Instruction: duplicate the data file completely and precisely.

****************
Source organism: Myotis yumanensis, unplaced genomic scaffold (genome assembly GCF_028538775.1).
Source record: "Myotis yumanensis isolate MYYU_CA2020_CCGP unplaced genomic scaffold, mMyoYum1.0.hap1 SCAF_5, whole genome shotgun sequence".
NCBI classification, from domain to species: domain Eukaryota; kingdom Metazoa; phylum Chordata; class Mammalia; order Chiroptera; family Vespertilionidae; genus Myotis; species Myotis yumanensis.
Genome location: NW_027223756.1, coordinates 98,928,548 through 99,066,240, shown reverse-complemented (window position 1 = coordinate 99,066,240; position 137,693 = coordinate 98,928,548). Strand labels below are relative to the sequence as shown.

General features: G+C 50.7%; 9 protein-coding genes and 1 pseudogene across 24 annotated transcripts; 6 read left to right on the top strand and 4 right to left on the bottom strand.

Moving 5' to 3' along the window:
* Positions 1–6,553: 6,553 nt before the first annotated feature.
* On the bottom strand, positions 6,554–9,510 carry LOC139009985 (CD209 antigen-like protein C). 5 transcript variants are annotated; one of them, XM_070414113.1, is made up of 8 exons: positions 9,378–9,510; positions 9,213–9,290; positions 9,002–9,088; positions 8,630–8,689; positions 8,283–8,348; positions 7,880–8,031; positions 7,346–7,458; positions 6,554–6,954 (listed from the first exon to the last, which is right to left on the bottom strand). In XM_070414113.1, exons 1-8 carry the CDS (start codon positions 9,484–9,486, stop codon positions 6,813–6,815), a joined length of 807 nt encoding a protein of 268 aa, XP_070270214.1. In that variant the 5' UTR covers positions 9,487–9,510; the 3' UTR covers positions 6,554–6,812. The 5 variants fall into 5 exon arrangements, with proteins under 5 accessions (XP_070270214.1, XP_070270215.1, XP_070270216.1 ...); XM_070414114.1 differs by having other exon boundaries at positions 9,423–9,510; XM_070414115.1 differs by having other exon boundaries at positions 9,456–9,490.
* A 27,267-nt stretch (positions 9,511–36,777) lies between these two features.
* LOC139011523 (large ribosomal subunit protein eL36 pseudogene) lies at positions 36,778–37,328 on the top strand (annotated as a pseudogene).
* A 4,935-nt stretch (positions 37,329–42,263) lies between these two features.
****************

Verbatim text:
Source organism: Myotis yumanensis, unplaced genomic scaffold (genome assembly GCF_028538775.1).
Source record: "Myotis yumanensis isolate MYYU_CA2020_CCGP unplaced genomic scaffold, mMyoYum1.0.hap1 SCAF_5, whole genome shotgun sequence".
NCBI classification, from domain to species: domain Eukaryota; kingdom Metazoa; phylum Chordata; class Mammalia; order Chiroptera; family Vespertilionidae; genus Myotis; species Myotis yumanensis.
Genome location: NW_027223756.1, coordinates 98,928,548 through 99,066,240, shown reverse-complemented (window position 1 = coordinate 99,066,240; position 137,693 = coordinate 98,928,548). Strand labels below are relative to the sequence as shown.

General features: G+C 50.7%; 9 protein-coding genes and 1 pseudogene across 24 annotated transcripts; 6 read left to right on the top strand and 4 right to left on the bottom strand.

Moving 5' to 3' along the window:
* Positions 1–6,553: 6,553 nt before the first annotated feature.
* On the bottom strand, positions 6,554–9,510 carry LOC139009985 (CD209 antigen-like protein C). 5 transcript variants are annotated; one of them, XM_070414113.1, is made up of 8 exons: positions 9,378–9,510; positions 9,213–9,290; positions 9,002–9,088; positions 8,630–8,689; positions 8,283–8,348; positions 7,880–8,031; positions 7,346–7,458; positions 6,554–6,954 (listed from the first exon to the last, which is right to left on the bottom strand). In XM_070414113.1, exons 1-8 carry the CDS (start codon positions 9,484–9,486, stop codon positions 6,813–6,815), a joined length of 807 nt encoding a protein of 268 aa, XP_070270214.1. In that variant the 5' UTR covers positions 9,487–9,510; the 3' UTR covers positions 6,554–6,812. The 5 variants fall into 5 exon arrangements, with proteins under 5 accessions (XP_070270214.1, XP_070270215.1, XP_070270216.1 ...); XM_070414114.1 differs by having other exon boundaries at positions 9,423–9,510; XM_070414115.1 differs by having other exon boundaries at positions 9,456–9,490.
* A 27,267-nt stretch (positions 9,511–36,777) lies between these two features.
* LOC139011523 (large ribosomal subunit protein eL36 pseudogene) lies at positions 36,778–37,328 on the top strand (annotated as a pseudogene).
* A 4,935-nt stretch (positions 37,329–42,263) lies between these two features.